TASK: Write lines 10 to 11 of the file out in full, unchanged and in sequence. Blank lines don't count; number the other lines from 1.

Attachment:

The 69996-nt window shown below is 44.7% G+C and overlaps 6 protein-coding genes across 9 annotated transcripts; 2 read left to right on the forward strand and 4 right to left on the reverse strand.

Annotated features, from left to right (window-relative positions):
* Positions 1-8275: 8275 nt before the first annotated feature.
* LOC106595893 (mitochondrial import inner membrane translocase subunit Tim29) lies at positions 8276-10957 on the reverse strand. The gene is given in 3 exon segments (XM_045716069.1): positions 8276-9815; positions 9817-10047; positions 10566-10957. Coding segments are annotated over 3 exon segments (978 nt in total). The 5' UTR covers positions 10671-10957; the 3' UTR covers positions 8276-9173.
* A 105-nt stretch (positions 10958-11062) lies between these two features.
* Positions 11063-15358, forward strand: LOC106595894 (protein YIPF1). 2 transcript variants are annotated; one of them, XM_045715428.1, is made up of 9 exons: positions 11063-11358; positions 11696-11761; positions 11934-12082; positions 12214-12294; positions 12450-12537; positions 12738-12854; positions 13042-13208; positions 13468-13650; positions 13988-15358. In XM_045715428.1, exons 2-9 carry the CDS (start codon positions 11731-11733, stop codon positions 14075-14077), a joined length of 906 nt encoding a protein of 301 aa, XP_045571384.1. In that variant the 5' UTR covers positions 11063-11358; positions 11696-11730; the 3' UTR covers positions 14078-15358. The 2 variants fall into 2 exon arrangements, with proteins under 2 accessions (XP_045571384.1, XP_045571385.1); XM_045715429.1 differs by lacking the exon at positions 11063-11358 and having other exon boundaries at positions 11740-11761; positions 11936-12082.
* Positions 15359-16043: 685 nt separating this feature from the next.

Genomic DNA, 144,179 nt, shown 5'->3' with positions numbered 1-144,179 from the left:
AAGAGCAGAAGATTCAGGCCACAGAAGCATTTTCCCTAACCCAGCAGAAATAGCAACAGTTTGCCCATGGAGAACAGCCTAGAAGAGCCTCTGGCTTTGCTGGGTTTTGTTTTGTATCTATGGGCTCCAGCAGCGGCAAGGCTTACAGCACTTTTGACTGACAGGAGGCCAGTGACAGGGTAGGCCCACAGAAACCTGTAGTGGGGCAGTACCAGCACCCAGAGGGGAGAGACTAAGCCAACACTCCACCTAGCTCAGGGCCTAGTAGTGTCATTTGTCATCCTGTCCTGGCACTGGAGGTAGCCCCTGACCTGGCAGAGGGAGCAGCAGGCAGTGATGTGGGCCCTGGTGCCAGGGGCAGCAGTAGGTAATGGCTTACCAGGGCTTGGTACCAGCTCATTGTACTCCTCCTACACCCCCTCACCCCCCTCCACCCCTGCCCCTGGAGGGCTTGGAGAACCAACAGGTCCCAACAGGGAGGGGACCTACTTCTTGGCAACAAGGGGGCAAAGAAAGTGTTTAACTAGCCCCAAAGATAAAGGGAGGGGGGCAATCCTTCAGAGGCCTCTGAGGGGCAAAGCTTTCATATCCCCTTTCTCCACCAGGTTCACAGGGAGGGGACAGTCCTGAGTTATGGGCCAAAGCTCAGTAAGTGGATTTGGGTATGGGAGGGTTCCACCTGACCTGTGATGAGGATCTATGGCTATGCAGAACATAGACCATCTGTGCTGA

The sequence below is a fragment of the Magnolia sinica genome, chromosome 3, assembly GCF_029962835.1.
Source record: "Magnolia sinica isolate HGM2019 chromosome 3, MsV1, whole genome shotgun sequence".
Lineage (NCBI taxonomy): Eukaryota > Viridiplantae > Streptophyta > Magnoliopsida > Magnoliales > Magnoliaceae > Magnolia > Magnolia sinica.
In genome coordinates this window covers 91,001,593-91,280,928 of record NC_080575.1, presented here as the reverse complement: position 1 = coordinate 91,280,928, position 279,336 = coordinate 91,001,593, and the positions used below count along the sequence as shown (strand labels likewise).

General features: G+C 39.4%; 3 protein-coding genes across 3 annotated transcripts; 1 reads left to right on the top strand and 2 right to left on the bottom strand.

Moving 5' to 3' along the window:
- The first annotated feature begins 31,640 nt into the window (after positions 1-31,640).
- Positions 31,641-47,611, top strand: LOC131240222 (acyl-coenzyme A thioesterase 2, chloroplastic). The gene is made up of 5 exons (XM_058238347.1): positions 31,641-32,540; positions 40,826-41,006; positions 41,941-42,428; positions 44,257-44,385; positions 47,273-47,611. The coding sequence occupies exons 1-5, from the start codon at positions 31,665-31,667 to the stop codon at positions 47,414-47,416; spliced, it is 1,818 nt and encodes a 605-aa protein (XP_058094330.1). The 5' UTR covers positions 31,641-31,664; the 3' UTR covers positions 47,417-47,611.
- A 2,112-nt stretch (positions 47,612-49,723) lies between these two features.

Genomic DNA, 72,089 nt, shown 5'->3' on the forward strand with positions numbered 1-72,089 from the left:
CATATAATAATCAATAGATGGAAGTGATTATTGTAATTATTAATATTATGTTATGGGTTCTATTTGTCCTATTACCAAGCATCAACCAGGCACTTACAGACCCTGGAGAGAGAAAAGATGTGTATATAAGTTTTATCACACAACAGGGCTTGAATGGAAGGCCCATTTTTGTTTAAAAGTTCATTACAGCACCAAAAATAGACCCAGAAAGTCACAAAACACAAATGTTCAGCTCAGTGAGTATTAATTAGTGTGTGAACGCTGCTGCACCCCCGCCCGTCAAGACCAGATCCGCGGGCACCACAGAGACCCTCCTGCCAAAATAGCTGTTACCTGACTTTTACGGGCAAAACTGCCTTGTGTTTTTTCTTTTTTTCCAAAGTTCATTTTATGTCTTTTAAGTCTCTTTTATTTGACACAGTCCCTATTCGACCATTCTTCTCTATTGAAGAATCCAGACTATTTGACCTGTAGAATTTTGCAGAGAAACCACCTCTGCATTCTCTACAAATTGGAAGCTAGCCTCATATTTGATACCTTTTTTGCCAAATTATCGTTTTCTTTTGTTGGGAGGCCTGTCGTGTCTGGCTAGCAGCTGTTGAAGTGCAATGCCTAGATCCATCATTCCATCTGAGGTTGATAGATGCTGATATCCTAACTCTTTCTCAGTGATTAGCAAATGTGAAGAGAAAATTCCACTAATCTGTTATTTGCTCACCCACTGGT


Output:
The sequence below is a fragment of the Magnolia sinica genome, chromosome 3, assembly GCF_029962835.1.
Source record: "Magnolia sinica isolate HGM2019 chromosome 3, MsV1, whole genome shotgun sequence".